How do I implement browser specific styles?
The main reason for doing this is to hide certain styles from browsers that do not implement them properly (if at all).
The most common form of browser-specific styles is hiding styling from Netscape Navigator 4. Its CSS support is abominable, so hiding specific styles is essential for a website to display in that browser.
<style type="text/css"> @import(style.css); </style>
This hides the styles in
style.css from Netscape 4 and some other CSS browsers (such as WebTV).
media attribute technique
<link rel="stylesheet" type="text/css" href="style.css" media="screen, projector" />
Again, this hides the stylesheet from Netscape 4, but not WebTV.
A different way of hiding styles is by dynamically generating the stylesheet based on information obtained through the HTTP Request. GreyTower.net has an excellent article on this. And some comments on the technique:
The experiment has left me with mixed feelings, to be honest. On one hand we are using the HTTP User-Agent header for the intended purpose, even to the degree as mentioned in the RFC of sending different content only for UAs explicitly known to have difficulty, and the main - correctly coded content for everything else. The problem with this is of course browsers which masquerade as something else - but we have a very, very good agent parsing library.
On the other hand it is a mess to maintain, even though we have a quite incomplex pre-processing solution using Wmake in place to actually generate the CSS files. Basically we have one 'master' copy of the file, which is split, manipulated, and re-saved as 15 different bugfixed copies, plus the main file and a copy of the HTML 4 'typical rendering' stylesheet from W3C (The latter is for NS 4).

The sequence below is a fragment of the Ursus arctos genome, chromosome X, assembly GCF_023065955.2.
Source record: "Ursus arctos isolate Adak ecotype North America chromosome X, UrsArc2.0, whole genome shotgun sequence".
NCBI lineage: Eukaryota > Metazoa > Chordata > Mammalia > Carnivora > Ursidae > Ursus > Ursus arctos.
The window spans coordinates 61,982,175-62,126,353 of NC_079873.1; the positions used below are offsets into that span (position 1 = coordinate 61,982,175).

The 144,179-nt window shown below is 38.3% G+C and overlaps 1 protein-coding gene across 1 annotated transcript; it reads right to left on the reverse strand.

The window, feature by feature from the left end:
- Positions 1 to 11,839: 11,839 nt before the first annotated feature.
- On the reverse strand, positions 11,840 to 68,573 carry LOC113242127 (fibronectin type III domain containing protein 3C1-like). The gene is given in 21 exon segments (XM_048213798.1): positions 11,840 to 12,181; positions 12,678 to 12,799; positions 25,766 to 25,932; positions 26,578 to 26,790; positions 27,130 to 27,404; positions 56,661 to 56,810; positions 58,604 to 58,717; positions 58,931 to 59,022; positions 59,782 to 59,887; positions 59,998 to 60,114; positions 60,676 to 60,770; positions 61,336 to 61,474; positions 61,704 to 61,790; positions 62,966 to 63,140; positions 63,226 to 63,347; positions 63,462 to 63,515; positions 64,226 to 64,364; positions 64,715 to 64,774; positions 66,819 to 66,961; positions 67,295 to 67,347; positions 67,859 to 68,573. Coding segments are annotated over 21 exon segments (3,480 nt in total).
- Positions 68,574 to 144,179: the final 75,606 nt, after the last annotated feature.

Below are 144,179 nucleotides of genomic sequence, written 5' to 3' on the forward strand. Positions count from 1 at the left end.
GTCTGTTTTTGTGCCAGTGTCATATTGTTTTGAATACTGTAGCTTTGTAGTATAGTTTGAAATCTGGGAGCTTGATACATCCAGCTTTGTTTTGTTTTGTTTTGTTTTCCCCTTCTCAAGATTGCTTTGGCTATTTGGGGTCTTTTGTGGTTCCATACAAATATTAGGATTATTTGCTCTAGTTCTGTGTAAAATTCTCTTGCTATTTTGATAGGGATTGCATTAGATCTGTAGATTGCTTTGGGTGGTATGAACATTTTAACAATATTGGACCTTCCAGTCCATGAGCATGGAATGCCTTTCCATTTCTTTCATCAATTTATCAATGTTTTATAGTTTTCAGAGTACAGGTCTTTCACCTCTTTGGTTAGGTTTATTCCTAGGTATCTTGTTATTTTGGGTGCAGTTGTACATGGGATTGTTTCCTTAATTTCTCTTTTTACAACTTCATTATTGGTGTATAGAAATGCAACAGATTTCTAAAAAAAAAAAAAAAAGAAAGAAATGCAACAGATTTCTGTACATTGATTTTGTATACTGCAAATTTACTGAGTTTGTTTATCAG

Still - it is a mess to maintain, and it does place a horrible amount of focus on the purely visual. As I mentioned earlier we have two different files for Mozilla (0.9.7 and 0.9.8) where the only difference is a position changed from '42' to '44'. It becomes hysterical very quickly.
On yet another hand, it does allow for external designers (whom we do not employ) to manipulate stylesheets without ever touching the code, but that is an effect of the separation into XHTML/CSS, and not our slightly over-the-top separation of the CSS.
And, again, it does allow use to make allowances for a great deal of buggy CSS implementation. It started out, after all, as a way to make IE deal with our choice of using fixed positioning. This is yet another debate worth making, though. We've had the great fortune of being able to run a user test with a few people using tools for disabled access. They agreed upon - among others - three details considering the right hand fixed menu:
- It was good to have it on the right hand, as it didn't clutter up the LEFT hand side where they started reading. The less there were of unecessary artifacts on a page, the more positive their experience seemed to be.
- It was a good idea to have it fixed, as that meant they always had it there as a reference. When magnifying, it seemed to me that setting a virtual, memory-based, 'anchor' (ie. remembering where one was) in a page to pop down or up to the menu became an obstacle.
- It was a good idea to be able to hide it, again to reduce the clutter on the page when reading. When you magnify to that extent, it seemed that the main methodology was to scan quickly from left to right, and the menu then became an distraction every time they reached the right hand side.
It should be noted that the disabilities in question were low eyesight, and that screen magnifiers were used, and - of course - that mileage may and will vary.
I don't know how to evaluate it all yet, but the CSS solution does not feel like something we'd recommend to a client - not unless the thumbscrews where brought out first.